Description - Market Driven Politics by Colin Leys
"...[P]olitics everywhere are now market-driven. It is not just that governments can no longer 'manage' their national economies; to survive in office they must increasingly 'manage' national politics in such a way as to adapt them to the pressures of transnational market forces." Market-driven Politics is an empirical examination of the extent to which politics and policy are conditioned, or even determined, by global economic forces. It is a multi-level study which moves between an analysis of those global forces, through national politics, to the changes occurring week by week in two fields of public life that are both fundamentally important and familiar to everyone - television broadcasting and healthcare. The focus is Britain, but the arguments apply in many other contexts. Public services like health care and broadcasting play an important role, because they affect the legitimacy of the government of the day; in market-driven politics such domains become political flashpoints because they are also targets for global capital. Colin leys agues lucidly that we are witnessing a fundamental shift in the relationship between politics and economics.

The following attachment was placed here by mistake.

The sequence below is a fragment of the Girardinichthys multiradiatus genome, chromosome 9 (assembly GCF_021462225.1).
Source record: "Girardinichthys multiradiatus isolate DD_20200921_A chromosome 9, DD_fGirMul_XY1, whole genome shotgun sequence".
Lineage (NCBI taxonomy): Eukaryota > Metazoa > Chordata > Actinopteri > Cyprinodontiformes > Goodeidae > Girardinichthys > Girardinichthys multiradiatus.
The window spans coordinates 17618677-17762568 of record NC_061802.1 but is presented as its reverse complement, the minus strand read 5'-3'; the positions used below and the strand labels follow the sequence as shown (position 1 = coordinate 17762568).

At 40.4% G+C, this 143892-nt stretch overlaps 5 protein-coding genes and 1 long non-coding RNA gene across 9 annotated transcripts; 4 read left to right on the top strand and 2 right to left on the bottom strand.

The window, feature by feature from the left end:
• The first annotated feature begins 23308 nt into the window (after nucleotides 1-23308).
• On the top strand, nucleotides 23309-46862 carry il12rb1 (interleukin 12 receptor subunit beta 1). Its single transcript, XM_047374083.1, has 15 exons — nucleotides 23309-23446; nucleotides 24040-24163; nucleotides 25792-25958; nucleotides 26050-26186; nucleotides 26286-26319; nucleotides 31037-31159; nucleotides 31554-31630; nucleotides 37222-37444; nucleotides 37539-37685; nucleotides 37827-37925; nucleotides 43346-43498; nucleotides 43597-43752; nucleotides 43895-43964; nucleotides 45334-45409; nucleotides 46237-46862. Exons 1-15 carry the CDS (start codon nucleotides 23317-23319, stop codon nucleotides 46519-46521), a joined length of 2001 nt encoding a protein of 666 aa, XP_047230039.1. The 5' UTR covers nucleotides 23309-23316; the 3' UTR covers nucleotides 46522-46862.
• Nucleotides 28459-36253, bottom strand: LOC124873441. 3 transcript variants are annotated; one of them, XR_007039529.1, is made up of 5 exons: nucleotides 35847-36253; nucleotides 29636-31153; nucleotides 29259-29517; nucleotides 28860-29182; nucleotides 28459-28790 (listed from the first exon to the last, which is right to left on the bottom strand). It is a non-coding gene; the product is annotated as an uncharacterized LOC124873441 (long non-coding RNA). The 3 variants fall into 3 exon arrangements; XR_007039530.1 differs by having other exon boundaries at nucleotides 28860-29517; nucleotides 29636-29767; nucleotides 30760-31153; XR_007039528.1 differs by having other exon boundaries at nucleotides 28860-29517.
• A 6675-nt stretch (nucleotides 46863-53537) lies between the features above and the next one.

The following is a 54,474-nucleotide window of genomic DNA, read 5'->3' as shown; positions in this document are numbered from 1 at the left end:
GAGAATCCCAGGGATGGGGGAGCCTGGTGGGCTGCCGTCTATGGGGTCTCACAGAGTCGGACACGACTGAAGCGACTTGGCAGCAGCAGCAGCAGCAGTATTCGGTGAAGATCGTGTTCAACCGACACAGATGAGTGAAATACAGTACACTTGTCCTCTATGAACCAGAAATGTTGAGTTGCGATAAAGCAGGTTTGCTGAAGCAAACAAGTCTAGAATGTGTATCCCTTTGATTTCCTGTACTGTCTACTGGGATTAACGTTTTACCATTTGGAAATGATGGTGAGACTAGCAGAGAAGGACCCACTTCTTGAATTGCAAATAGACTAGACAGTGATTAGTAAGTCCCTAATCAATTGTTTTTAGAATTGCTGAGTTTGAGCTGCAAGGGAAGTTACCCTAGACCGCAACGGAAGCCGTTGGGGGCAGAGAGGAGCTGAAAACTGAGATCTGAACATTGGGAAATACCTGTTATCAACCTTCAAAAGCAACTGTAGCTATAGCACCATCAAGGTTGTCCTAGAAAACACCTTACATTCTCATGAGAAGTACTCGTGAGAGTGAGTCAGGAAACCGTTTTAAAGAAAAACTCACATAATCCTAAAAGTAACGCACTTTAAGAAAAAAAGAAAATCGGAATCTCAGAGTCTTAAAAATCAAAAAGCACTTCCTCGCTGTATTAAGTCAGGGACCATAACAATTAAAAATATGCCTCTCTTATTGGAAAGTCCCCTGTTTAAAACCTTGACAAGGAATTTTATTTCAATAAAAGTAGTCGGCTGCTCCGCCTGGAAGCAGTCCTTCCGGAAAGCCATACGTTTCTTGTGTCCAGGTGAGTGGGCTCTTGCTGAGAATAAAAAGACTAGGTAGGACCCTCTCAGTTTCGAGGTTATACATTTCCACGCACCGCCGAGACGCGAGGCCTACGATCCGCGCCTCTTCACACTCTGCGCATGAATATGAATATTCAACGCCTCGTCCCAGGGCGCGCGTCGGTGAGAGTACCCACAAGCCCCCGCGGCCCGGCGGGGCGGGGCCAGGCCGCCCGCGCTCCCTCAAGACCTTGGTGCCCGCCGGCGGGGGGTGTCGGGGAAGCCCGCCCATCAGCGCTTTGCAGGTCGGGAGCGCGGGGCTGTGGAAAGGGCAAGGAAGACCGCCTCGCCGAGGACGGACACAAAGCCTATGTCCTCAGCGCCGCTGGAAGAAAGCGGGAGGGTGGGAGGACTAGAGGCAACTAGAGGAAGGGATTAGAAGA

His original analysis of the key processes of commodification of public services, the conversion of public-service workforces into employees motivated to general profit, and the role of the state in absorbing risk is critically important, not just for an analysis of market-driven politics but also for longer-term defence of democracy and the collective values on which it depends.
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(216mm x 140mm x 16mm)
Publisher: Verso Books
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Book Reviews - Market Driven Politics by Colin Leys
Author Biography - Colin Leys
Colin Leys is Emeritus Professor of Political Studies at Queen's University, Canada. He has taught at universities in Uganda, Kenya and the UK, and has since 1997 been co-editor with Leo Panitch of Socialist Register. His previous books include Politics in Britain, The Rise and Fall of Development Theory and, with Leo Panitch, The End of Parliamentary Socialism.